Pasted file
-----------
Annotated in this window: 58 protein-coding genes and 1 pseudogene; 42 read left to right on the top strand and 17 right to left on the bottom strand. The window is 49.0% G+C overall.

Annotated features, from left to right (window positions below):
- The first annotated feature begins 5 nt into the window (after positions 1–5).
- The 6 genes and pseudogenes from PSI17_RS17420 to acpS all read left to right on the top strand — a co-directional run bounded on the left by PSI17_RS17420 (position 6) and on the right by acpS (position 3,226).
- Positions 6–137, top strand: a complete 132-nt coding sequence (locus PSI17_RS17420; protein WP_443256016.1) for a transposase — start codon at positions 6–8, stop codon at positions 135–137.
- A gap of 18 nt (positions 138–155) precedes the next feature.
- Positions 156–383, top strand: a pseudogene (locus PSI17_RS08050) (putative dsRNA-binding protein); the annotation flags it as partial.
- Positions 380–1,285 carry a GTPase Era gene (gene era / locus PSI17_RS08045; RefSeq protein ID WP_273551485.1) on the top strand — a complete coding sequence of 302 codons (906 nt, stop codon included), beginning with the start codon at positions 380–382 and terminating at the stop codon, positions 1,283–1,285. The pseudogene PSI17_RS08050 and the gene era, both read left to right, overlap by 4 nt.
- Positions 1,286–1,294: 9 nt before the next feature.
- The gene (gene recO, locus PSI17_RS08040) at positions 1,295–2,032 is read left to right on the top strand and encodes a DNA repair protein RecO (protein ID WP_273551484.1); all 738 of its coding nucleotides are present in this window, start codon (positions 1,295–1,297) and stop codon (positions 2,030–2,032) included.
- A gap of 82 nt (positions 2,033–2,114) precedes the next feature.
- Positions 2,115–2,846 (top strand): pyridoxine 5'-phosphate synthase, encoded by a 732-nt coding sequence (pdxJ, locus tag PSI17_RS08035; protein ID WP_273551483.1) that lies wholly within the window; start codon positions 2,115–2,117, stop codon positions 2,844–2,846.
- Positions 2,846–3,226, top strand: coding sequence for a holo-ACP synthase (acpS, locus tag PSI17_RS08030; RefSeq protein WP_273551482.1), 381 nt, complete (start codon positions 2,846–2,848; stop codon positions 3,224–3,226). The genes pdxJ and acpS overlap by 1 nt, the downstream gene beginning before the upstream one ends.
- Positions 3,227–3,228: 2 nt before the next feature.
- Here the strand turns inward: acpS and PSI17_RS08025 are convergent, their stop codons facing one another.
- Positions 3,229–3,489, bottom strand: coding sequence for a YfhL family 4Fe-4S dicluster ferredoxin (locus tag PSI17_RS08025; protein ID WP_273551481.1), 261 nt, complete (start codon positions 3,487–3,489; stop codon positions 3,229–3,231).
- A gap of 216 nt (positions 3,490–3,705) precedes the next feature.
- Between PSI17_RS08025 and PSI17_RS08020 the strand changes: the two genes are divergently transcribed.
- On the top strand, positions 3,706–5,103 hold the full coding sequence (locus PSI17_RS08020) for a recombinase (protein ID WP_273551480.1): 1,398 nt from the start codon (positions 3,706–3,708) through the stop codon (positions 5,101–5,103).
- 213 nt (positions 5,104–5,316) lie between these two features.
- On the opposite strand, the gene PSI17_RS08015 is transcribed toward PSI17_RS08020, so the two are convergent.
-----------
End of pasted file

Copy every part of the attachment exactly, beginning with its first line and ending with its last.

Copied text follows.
Annotated in this window: 58 protein-coding genes and 1 pseudogene; 42 read left to right on the top strand and 17 right to left on the bottom strand. The window is 49.0% G+C overall.

Annotated features, from left to right (window positions below):
- The first annotated feature begins 5 nt into the window (after positions 1–5).
- The 6 genes and pseudogenes from PSI17_RS17420 to acpS all read left to right on the top strand — a co-directional run bounded on the left by PSI17_RS17420 (position 6) and on the right by acpS (position 3,226).
- Positions 6–137, top strand: a complete 132-nt coding sequence (locus PSI17_RS17420; protein WP_443256016.1) for a transposase — start codon at positions 6–8, stop codon at positions 135–137.
- A gap of 18 nt (positions 138–155) precedes the next feature.
- Positions 156–383, top strand: a pseudogene (locus PSI17_RS08050) (putative dsRNA-binding protein); the annotation flags it as partial.
- Positions 380–1,285 carry a GTPase Era gene (gene era / locus PSI17_RS08045; RefSeq protein ID WP_273551485.1) on the top strand — a complete coding sequence of 302 codons (906 nt, stop codon included), beginning with the start codon at positions 380–382 and terminating at the stop codon, positions 1,283–1,285. The pseudogene PSI17_RS08050 and the gene era, both read left to right, overlap by 4 nt.
- Positions 1,286–1,294: 9 nt before the next feature.
- The gene (gene recO, locus PSI17_RS08040) at positions 1,295–2,032 is read left to right on the top strand and encodes a DNA repair protein RecO (protein ID WP_273551484.1); all 738 of its coding nucleotides are present in this window, start codon (positions 1,295–1,297) and stop codon (positions 2,030–2,032) included.
- A gap of 82 nt (positions 2,033–2,114) precedes the next feature.
- Positions 2,115–2,846 (top strand): pyridoxine 5'-phosphate synthase, encoded by a 732-nt coding sequence (pdxJ, locus tag PSI17_RS08035; protein ID WP_273551483.1) that lies wholly within the window; start codon positions 2,115–2,117, stop codon positions 2,844–2,846.
- Positions 2,846–3,226, top strand: coding sequence for a holo-ACP synthase (acpS, locus tag PSI17_RS08030; RefSeq protein WP_273551482.1), 381 nt, complete (start codon positions 2,846–2,848; stop codon positions 3,224–3,226). The genes pdxJ and acpS overlap by 1 nt, the downstream gene beginning before the upstream one ends.
- Positions 3,227–3,228: 2 nt before the next feature.
- Here the strand turns inward: acpS and PSI17_RS08025 are convergent, their stop codons facing one another.
- Positions 3,229–3,489, bottom strand: coding sequence for a YfhL family 4Fe-4S dicluster ferredoxin (locus tag PSI17_RS08025; protein ID WP_273551481.1), 261 nt, complete (start codon positions 3,487–3,489; stop codon positions 3,229–3,231).
- A gap of 216 nt (positions 3,490–3,705) precedes the next feature.
- Between PSI17_RS08025 and PSI17_RS08020 the strand changes: the two genes are divergently transcribed.
- On the top strand, positions 3,706–5,103 hold the full coding sequence (locus PSI17_RS08020) for a recombinase (protein ID WP_273551480.1): 1,398 nt from the start codon (positions 3,706–3,708) through the stop codon (positions 5,101–5,103).
- 213 nt (positions 5,104–5,316) lie between these two features.
- On the opposite strand, the gene PSI17_RS08015 is transcribed toward PSI17_RS08020, so the two are convergent.